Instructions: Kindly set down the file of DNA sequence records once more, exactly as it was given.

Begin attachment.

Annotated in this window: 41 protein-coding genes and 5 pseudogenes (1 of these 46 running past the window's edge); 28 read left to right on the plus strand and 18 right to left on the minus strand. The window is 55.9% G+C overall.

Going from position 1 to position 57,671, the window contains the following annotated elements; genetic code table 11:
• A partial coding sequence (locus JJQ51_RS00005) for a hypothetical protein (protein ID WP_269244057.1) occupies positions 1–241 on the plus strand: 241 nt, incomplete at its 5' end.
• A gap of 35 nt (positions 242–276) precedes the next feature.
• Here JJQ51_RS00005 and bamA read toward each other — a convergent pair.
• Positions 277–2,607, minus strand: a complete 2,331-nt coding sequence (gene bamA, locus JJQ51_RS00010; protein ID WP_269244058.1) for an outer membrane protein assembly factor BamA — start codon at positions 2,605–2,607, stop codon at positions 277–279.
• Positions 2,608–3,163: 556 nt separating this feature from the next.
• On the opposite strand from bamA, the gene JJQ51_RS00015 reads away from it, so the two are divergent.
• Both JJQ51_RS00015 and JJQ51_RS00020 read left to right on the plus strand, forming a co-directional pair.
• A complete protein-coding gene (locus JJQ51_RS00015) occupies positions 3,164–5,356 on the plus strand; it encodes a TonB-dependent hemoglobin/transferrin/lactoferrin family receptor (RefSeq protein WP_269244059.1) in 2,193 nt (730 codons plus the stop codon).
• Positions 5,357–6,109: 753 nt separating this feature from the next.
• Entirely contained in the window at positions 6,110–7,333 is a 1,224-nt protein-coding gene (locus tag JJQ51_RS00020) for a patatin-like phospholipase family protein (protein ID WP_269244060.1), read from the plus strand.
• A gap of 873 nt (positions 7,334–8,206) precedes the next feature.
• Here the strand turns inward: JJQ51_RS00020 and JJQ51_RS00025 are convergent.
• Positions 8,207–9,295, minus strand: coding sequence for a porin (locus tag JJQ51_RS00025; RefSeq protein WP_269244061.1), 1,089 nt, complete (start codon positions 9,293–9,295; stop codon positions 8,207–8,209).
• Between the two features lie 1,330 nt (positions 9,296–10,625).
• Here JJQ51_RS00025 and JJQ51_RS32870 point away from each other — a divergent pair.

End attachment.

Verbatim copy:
Annotated in this window: 41 protein-coding genes and 5 pseudogenes (1 of these 46 running past the window's edge); 28 read left to right on the plus strand and 18 right to left on the minus strand. The window is 55.9% G+C overall.

Going from position 1 to position 57,671, the window contains the following annotated elements; genetic code table 11:
• A partial coding sequence (locus JJQ51_RS00005) for a hypothetical protein (protein ID WP_269244057.1) occupies positions 1–241 on the plus strand: 241 nt, incomplete at its 5' end.
• A gap of 35 nt (positions 242–276) precedes the next feature.
• Here JJQ51_RS00005 and bamA read toward each other — a convergent pair.
• Positions 277–2,607, minus strand: a complete 2,331-nt coding sequence (gene bamA, locus JJQ51_RS00010; protein ID WP_269244058.1) for an outer membrane protein assembly factor BamA — start codon at positions 2,605–2,607, stop codon at positions 277–279.
• Positions 2,608–3,163: 556 nt separating this feature from the next.
• On the opposite strand from bamA, the gene JJQ51_RS00015 reads away from it, so the two are divergent.
• Both JJQ51_RS00015 and JJQ51_RS00020 read left to right on the plus strand, forming a co-directional pair.
• A complete protein-coding gene (locus JJQ51_RS00015) occupies positions 3,164–5,356 on the plus strand; it encodes a TonB-dependent hemoglobin/transferrin/lactoferrin family receptor (RefSeq protein WP_269244059.1) in 2,193 nt (730 codons plus the stop codon).
• Positions 5,357–6,109: 753 nt separating this feature from the next.
• Entirely contained in the window at positions 6,110–7,333 is a 1,224-nt protein-coding gene (locus tag JJQ51_RS00020) for a patatin-like phospholipase family protein (protein ID WP_269244060.1), read from the plus strand.
• A gap of 873 nt (positions 7,334–8,206) precedes the next feature.
• Here the strand turns inward: JJQ51_RS00020 and JJQ51_RS00025 are convergent.
• Positions 8,207–9,295, minus strand: coding sequence for a porin (locus tag JJQ51_RS00025; RefSeq protein WP_269244061.1), 1,089 nt, complete (start codon positions 9,293–9,295; stop codon positions 8,207–8,209).
• Between the two features lie 1,330 nt (positions 9,296–10,625).
• Here JJQ51_RS00025 and JJQ51_RS32870 point away from each other — a divergent pair.